Teenager Edward Bright who lost limbs to meningitis told to prove disability - or lose benefits

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A Ripley mum and dad have been left “disgusted” after benefits chiefs ordered their teenage son who lost both his arms and legs to meningitis to prove his disability - or risk losing his allowance.

Inspirational Edward Bright battled the infection when he was aged seven and his parents Clare, aged 46, and dad Steve, 47, were told to “prepare for the worst”.

The youngster’s legs were amputated and he later had both of his arms removed.

But his parents, who are separated, have been told that Edward needs to be reassessed in order to claim Personal Independence Payment (PIP) - an allowance created to help cover the costs of a long-term illness or disability when someone turns 16.

“It is quite disgusting,” dad Steve, of Newlands Close, said.

“The biggest issue for us is that he has already been assessed, we have got all of his medical records.

“There is nothing that can possibly change, it is a nightmare.”

Mum Clare, of Morleyfields Close, said: “It was just a shock really. I came home from work and opened the post and I was just in disbelief. I just thought ‘oh my gosh’.”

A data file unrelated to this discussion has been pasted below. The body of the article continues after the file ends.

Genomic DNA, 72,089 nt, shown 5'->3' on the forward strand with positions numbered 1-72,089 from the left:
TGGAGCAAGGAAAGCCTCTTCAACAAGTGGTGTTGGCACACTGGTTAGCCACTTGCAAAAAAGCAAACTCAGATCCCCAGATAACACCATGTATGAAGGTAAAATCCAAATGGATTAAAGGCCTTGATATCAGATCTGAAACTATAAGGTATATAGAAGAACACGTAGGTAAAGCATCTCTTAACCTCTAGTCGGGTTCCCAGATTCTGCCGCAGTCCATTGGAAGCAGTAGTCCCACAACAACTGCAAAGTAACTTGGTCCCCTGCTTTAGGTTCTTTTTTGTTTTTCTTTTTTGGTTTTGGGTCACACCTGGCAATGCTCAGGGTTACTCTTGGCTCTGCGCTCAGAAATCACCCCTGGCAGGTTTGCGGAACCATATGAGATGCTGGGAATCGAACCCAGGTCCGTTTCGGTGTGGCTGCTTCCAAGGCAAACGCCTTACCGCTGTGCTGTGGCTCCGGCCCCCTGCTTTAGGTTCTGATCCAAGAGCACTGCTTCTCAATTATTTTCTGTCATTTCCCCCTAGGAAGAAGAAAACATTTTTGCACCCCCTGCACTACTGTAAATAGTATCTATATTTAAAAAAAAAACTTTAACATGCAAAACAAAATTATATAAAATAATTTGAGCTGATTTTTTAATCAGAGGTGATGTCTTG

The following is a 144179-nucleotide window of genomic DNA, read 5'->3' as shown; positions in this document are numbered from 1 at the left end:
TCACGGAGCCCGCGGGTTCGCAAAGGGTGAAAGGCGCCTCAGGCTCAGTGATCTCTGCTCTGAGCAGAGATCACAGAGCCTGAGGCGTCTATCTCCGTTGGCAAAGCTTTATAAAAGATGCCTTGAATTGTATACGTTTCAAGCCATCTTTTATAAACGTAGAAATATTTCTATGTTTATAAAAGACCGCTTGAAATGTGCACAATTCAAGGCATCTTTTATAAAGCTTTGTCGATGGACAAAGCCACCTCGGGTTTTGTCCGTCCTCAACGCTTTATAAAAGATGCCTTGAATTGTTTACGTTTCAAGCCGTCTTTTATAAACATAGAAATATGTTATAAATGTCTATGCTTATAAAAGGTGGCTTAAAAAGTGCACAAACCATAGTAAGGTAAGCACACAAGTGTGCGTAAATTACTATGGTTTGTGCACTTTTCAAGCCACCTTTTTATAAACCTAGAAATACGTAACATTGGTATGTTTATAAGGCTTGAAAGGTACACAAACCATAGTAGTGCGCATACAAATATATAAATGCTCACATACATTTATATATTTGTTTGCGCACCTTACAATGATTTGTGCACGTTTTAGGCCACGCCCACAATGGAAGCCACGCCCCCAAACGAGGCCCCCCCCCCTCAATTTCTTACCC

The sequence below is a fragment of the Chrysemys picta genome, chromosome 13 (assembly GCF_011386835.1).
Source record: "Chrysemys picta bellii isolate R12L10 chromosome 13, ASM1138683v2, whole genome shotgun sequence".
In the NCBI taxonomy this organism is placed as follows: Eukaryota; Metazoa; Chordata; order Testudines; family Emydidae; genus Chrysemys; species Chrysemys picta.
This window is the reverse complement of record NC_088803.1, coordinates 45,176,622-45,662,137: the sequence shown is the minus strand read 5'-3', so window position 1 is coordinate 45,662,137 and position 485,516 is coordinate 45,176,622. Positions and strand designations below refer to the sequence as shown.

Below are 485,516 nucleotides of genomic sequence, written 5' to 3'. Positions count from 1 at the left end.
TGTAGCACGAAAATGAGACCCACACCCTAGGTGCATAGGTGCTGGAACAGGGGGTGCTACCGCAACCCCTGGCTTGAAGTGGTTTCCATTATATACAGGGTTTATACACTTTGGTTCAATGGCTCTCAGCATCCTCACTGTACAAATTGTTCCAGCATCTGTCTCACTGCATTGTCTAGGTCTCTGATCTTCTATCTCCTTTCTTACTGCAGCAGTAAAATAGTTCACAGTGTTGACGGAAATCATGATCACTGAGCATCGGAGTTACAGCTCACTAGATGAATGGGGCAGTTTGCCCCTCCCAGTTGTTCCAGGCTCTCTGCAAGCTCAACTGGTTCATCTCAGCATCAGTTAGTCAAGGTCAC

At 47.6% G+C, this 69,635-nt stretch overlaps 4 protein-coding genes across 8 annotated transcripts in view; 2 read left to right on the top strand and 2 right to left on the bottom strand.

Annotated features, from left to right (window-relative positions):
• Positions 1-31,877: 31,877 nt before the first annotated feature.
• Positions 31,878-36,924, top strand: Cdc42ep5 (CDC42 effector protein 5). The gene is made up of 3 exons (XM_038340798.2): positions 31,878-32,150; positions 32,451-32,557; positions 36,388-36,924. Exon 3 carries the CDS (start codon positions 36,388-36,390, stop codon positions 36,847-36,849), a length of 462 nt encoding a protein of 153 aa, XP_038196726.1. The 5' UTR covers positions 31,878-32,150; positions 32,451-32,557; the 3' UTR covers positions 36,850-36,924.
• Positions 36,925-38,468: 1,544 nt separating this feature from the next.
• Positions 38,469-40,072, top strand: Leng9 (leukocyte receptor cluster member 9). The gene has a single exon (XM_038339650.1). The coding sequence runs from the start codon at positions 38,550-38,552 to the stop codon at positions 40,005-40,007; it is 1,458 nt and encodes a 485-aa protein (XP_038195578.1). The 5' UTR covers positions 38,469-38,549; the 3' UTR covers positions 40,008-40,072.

The family were told by Capita - the company that assesses claims on behalf of the Government - that Edward would need to attend a meeting in Derby in order for his claim to be successful.

“What people don’t understand is that everything we do with Edward is a lot of hard work,” Steve said.

“Me and Clare would have to take a day off work and it would take hours and hours.

“I know that there are a lot of people who claim for benefits when they don’t need to but there will also be a lot of people attending these interviews who don’t need one.

“They say ‘just pop down for an interview’ but we can’t ‘just pop down’. it is not as easy as that.”

Edward fell ill in February 2007 - but dad Steve and mum Clare knew it was meningitis straight away as Edward’s twin brother, William, had also had it when he was younger.

The Department for Work and Pensions have since said that a face-to-face meeting was no longer needed and that a paper assessment could be submitted.

The family are now awaiting for an official letter to hear whether the claim has been successful.

“They have apologised now,” Clare said. I am just pleased that it is over. It is just a shame that it went as far as it did.”

“It is brilliant news,” Steve said. But it should never have happened in the first place. It is a relief.

“Edward appreciates what he has. He has a different outlook on life.”